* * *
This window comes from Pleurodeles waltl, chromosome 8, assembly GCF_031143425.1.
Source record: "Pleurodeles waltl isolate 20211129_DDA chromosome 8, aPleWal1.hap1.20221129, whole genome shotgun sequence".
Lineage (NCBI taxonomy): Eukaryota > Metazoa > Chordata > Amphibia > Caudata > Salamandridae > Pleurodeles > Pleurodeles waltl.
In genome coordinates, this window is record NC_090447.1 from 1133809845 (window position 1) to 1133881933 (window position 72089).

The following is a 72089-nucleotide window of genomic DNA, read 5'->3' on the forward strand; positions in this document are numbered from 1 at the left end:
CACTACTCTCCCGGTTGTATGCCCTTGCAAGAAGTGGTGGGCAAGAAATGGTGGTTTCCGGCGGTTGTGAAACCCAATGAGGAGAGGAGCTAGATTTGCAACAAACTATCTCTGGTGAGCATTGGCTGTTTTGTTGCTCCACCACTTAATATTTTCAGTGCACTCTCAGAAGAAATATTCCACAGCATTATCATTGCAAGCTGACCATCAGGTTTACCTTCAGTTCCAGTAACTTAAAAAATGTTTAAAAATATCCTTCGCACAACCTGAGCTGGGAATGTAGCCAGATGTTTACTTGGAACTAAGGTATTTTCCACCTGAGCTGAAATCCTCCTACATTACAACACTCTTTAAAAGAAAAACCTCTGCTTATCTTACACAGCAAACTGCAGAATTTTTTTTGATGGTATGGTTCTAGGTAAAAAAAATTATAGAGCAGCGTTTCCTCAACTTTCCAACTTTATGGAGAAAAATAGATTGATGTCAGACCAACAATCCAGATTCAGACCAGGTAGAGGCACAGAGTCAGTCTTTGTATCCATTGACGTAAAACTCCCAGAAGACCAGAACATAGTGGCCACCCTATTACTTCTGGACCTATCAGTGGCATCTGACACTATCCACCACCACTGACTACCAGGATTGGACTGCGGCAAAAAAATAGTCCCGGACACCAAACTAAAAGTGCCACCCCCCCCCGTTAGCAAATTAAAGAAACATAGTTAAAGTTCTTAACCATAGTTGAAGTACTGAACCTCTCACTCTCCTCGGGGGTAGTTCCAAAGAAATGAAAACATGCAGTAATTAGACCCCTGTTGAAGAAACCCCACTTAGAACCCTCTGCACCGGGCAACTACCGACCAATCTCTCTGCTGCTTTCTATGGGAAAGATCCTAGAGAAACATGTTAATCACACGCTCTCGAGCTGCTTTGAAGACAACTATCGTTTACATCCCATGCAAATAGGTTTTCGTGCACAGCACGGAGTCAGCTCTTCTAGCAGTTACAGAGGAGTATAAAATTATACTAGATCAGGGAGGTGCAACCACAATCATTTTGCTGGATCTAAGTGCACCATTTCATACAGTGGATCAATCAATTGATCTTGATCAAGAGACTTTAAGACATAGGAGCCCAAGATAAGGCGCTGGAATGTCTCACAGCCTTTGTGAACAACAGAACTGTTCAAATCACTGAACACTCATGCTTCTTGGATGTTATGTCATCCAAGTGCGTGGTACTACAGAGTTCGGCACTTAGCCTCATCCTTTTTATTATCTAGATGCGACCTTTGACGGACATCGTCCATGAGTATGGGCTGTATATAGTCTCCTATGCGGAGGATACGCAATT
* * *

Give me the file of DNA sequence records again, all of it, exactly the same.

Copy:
This window comes from Pleurodeles waltl, chromosome 8, assembly GCF_031143425.1.
Source record: "Pleurodeles waltl isolate 20211129_DDA chromosome 8, aPleWal1.hap1.20221129, whole genome shotgun sequence".
Lineage (NCBI taxonomy): Eukaryota > Metazoa > Chordata > Amphibia > Caudata > Salamandridae > Pleurodeles > Pleurodeles waltl.
In genome coordinates, this window is record NC_090447.1 from 1133809845 (window position 1) to 1133881933 (window position 72089).

The following is a 72089-nucleotide window of genomic DNA, read 5'->3' on the forward strand; positions in this document are numbered from 1 at the left end:
CACTACTCTCCCGGTTGTATGCCCTTGCAAGAAGTGGTGGGCAAGAAATGGTGGTTTCCGGCGGTTGTGAAACCCAATGAGGAGAGGAGCTAGATTTGCAACAAACTATCTCTGGTGAGCATTGGCTGTTTTGTTGCTCCACCACTTAATATTTTCAGTGCACTCTCAGAAGAAATATTCCACAGCATTATCATTGCAAGCTGACCATCAGGTTTACCTTCAGTTCCAGTAACTTAAAAAATGTTTAAAAATATCCTTCGCACAACCTGAGCTGGGAATGTAGCCAGATGTTTACTTGGAACTAAGGTATTTTCCACCTGAGCTGAAATCCTCCTACATTACAACACTCTTTAAAAGAAAAACCTCTGCTTATCTTACACAGCAAACTGCAGAATTTTTTTTGATGGTATGGTTCTAGGTAAAAAAAATTATAGAGCAGCGTTTCCTCAACTTTCCAACTTTATGGAGAAAAATAGATTGATGTCAGACCAACAATCCAGATTCAGACCAGGTAGAGGCACAGAGTCAGTCTTTGTATCCATTGACGTAAAACTCCCAGAAGACCAGAACATAGTGGCCACCCTATTACTTCTGGACCTATCAGTGGCATCTGACACTATCCACCACCACTGACTACCAGGATTGGACTGCGGCAAAAAAATAGTCCCGGACACCAAACTAAAAGTGCCACCCCCCCCCGTTAGCAAATTAAAGAAACATAGTTAAAGTTCTTAACCATAGTTGAAGTACTGAACCTCTCACTCTCCTCGGGGGTAGTTCCAAAGAAATGAAAACATGCAGTAATTAGACCCCTGTTGAAGAAACCCCACTTAGAACCCTCTGCACCGGGCAACTACCGACCAATCTCTCTGCTGCTTTCTATGGGAAAGATCCTAGAGAAACATGTTAATCACACGCTCTCGAGCTGCTTTGAAGACAACTATCGTTTACATCCCATGCAAATAGGTTTTCGTGCACAGCACGGAGTCAGCTCTTCTAGCAGTTACAGAGGAGTATAAAATTATACTAGATCAGGGAGGTGCAACCACAATCATTTTGCTGGATCTAAGTGCACCATTTCATACAGTGGATCAATCAATTGATCTTGATCAAGAGACTTTAAGACATAGGAGCCCAAGATAAGGCGCTGGAATGTCTCACAGCCTTTGTGAACAACAGAACTGTTCAAATCACTGAACACTCATGCTTCTTGGATGTTATGTCATCCAAGTGCGTGGTACTACAGAGTTCGGCACTTAGCCTCATCCTTTTTATTATCTAGATGCGACCTTTGACGGACATCGTCCATGAGTATGGGCTGTATATAGTCTCCTATGCGGAGGATACGCAATT